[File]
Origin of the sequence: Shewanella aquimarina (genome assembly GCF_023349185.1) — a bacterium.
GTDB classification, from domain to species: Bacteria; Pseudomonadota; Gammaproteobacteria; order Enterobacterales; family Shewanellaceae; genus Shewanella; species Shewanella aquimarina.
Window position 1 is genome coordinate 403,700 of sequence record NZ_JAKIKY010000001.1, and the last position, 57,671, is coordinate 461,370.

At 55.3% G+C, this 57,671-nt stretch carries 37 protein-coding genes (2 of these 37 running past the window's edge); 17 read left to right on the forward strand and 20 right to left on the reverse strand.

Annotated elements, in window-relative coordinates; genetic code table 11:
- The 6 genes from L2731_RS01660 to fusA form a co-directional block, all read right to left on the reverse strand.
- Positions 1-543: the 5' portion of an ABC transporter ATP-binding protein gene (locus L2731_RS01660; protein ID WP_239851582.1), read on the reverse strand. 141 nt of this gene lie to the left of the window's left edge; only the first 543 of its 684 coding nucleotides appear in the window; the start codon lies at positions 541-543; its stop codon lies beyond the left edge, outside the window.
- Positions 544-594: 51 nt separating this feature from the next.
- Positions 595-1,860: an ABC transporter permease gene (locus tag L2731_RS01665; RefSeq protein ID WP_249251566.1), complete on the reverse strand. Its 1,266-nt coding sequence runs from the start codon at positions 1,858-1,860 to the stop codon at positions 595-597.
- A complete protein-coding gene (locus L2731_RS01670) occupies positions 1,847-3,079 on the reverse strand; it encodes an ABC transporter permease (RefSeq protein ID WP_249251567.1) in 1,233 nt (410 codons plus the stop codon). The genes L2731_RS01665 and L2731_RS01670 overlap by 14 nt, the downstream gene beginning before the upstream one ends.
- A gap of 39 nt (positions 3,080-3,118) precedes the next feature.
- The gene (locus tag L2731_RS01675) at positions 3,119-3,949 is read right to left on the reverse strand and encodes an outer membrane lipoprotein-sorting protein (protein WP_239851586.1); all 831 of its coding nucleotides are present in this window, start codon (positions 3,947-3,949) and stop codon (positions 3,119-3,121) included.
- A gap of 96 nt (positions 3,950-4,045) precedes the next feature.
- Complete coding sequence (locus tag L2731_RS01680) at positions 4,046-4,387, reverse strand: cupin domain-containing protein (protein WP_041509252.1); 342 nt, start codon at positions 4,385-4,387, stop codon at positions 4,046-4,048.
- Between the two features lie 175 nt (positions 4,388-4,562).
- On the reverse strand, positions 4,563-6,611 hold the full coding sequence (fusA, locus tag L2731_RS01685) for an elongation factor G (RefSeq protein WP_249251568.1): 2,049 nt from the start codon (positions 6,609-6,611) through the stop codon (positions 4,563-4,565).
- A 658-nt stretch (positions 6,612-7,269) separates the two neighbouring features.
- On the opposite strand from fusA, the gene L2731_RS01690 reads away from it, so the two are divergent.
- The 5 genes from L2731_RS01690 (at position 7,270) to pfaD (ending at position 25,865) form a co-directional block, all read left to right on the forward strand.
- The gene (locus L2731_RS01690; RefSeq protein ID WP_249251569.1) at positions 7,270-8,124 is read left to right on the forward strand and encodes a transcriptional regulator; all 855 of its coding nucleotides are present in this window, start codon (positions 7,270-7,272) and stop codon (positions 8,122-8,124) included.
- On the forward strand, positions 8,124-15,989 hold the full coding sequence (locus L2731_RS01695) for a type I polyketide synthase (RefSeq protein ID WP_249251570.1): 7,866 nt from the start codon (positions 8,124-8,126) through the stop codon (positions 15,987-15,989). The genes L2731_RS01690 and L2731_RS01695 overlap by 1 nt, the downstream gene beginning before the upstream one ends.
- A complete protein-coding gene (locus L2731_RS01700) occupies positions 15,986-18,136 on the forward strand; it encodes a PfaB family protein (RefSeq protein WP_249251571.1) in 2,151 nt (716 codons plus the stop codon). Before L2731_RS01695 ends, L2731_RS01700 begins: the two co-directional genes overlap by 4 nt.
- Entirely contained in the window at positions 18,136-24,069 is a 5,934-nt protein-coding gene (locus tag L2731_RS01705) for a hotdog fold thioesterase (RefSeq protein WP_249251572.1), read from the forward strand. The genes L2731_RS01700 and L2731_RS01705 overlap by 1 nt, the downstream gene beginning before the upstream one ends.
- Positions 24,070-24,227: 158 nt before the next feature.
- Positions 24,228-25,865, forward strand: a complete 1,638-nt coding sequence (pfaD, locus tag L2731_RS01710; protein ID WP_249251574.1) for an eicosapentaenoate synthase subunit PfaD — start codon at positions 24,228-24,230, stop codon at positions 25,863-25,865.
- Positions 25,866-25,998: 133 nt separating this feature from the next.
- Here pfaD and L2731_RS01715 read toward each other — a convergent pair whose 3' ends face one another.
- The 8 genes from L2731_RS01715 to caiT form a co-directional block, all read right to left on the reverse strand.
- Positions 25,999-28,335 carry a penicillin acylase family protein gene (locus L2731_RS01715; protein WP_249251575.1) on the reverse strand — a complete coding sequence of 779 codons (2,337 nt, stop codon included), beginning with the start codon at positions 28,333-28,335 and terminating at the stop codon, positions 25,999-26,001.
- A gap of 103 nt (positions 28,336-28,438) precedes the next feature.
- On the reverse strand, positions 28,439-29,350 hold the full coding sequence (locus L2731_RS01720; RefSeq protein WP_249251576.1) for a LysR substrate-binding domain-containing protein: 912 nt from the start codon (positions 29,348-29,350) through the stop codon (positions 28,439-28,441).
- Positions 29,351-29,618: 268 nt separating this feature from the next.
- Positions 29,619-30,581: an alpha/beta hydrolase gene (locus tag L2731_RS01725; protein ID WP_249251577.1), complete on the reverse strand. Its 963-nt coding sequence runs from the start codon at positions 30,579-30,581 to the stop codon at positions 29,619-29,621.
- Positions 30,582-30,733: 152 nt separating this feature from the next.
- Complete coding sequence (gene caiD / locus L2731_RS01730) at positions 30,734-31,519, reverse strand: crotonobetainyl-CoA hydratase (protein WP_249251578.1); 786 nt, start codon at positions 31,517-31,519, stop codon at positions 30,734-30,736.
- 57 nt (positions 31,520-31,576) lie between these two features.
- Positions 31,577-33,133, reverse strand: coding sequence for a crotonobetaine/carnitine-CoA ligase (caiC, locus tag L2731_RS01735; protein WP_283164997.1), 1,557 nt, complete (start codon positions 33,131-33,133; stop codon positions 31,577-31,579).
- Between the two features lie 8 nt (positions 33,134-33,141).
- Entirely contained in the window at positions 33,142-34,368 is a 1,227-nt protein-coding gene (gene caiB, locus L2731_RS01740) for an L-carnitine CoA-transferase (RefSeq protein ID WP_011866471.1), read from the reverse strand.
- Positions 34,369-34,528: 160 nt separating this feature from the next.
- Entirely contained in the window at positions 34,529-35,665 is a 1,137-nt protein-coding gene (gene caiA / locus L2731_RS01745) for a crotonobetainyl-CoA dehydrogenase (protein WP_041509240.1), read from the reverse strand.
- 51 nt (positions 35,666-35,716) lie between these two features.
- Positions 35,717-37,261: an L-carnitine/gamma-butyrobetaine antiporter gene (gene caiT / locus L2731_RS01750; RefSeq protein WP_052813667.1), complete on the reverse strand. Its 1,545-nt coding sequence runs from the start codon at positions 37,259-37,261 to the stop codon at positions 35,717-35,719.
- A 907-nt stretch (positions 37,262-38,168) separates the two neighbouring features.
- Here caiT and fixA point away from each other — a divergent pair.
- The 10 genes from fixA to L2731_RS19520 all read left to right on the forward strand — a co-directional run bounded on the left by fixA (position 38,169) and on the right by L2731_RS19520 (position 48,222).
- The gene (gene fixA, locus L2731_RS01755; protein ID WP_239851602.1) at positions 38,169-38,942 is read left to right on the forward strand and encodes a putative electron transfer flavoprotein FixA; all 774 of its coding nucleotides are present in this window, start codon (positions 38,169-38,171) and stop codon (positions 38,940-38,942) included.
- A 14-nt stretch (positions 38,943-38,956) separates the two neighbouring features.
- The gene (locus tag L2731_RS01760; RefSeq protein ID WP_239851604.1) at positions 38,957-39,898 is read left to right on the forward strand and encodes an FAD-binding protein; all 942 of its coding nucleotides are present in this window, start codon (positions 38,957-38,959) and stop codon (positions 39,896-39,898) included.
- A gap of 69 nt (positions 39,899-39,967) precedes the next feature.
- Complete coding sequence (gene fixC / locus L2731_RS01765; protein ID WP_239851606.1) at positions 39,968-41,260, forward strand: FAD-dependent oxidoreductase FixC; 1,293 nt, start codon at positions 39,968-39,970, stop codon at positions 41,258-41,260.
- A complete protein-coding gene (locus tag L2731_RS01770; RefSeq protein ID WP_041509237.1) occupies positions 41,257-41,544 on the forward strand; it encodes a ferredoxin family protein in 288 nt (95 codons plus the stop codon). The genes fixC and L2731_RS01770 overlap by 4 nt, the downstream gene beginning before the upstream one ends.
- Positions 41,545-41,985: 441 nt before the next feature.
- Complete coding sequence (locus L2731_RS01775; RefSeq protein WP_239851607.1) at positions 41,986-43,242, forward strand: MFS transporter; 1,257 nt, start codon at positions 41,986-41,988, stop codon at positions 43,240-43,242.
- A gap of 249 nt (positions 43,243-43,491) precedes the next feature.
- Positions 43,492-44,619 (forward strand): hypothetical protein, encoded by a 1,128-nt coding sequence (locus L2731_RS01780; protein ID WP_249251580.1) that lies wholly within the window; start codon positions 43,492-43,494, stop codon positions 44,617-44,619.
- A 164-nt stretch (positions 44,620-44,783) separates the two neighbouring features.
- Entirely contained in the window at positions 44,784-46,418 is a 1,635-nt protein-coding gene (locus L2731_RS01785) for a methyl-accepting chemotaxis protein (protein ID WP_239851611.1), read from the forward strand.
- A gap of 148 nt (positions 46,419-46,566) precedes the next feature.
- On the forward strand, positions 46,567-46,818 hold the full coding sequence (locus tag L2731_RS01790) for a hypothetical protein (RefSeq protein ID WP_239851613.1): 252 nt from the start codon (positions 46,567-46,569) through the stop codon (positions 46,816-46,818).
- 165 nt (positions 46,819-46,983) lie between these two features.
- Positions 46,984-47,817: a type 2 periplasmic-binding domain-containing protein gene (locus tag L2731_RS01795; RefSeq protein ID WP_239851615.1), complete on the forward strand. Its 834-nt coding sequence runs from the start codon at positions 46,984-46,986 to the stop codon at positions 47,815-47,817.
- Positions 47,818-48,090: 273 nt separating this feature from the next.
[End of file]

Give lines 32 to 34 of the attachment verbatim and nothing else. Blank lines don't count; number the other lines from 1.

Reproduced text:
- Positions 29,351-29,618: 268 nt separating this feature from the next.
- Positions 29,619-30,581: an alpha/beta hydrolase gene (locus tag L2731_RS01725; protein ID WP_249251577.1), complete on the reverse strand. Its 963-nt coding sequence runs from the start codon at positions 30,579-30,581 to the stop codon at positions 29,619-29,621.
- Positions 30,582-30,733: 152 nt separating this feature from the next.